MTA Chairman and CEO Janno Lieber said increased police presence in the subways is working to reduce crime in the public transit system.
"We are no means out of the woods, and there is a lot of progress that needs to be made with subway safety," Lieber said. "I just want to acknowledge the work has begun. Serious effort is underway."
Data shows that crime in the subways is up 75% compared to the same time period last year, but compared to pre-pandemic, major crimes are down by 24%.
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Still, those statistics don't seem to make riders feel any more eager to use the subway.
"Despite seeing cops in certain stations I don't feel as safe," rider Iliana Calderon said.
In 12 hours overnight, NYPD officers found loaded guns on people in two instances while enforcing MTA rules.
One was recovered on a person walking between train cars Tuesday night, while the other fell out of the jacket of a person lying intoxicated on a platform early Wednesday morning.
"There's an incident last night that illustrates that this may be having a positive effect," Lieber said. "At around 8 p.m., transit police officers patrolling the J train saw a man breaking the rules by moving between the cars. That's prohibited because so many people have lost their lives literally falling between the cars. It's a safety rule. He ran. He was apprehended, and they recovered a loaded .22 firearm. that was on the train."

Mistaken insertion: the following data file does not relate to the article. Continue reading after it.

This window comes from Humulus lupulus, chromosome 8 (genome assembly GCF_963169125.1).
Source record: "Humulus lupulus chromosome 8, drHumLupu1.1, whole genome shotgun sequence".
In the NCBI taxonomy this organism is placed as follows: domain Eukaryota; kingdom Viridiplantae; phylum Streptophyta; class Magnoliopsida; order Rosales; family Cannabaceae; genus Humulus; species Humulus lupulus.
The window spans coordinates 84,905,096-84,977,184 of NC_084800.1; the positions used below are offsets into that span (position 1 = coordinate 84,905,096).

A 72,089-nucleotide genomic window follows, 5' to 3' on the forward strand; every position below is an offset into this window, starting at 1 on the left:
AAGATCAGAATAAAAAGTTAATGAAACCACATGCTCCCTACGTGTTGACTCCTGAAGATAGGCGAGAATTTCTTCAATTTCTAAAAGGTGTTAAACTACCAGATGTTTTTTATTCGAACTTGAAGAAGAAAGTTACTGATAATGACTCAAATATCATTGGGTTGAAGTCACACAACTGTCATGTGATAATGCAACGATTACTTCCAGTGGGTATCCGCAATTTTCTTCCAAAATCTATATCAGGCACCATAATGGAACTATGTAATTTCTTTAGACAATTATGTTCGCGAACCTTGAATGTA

Then there's the quality of the underground system.
"I see too many people sleeping in the train and that's an inconvenience for people," rider Devin Hughes said.
According to the NYPD Transit Department, in the past month, 312 people living in the subway have been relocated to shelters.
And 1,200 summonses have been issued for smoking, 700 for drinking, 500 for obstructing seats.
These crackdowns are meant to make the subway experience more inviting and deter people from committing more serious crimes in the system.
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Lieber says forces outside of the MTA's control are also contributing to crime.
He pointed to the recently opened safe injection site in Washington Heights that he claims is pushing heroin users to the 181st Street Station to shoot up when the facility closes.
"Our customers are letting us know they don't feel safe" Lieber said. "They've read about high profile attacks on our workers. Customers are seeing people breaking our rules of conduct, evading the fare, smoking, lying down across the entire bench, drinking, and they don't feel comfortable."
He said while improvements are being made, there's still more that needs to be done.
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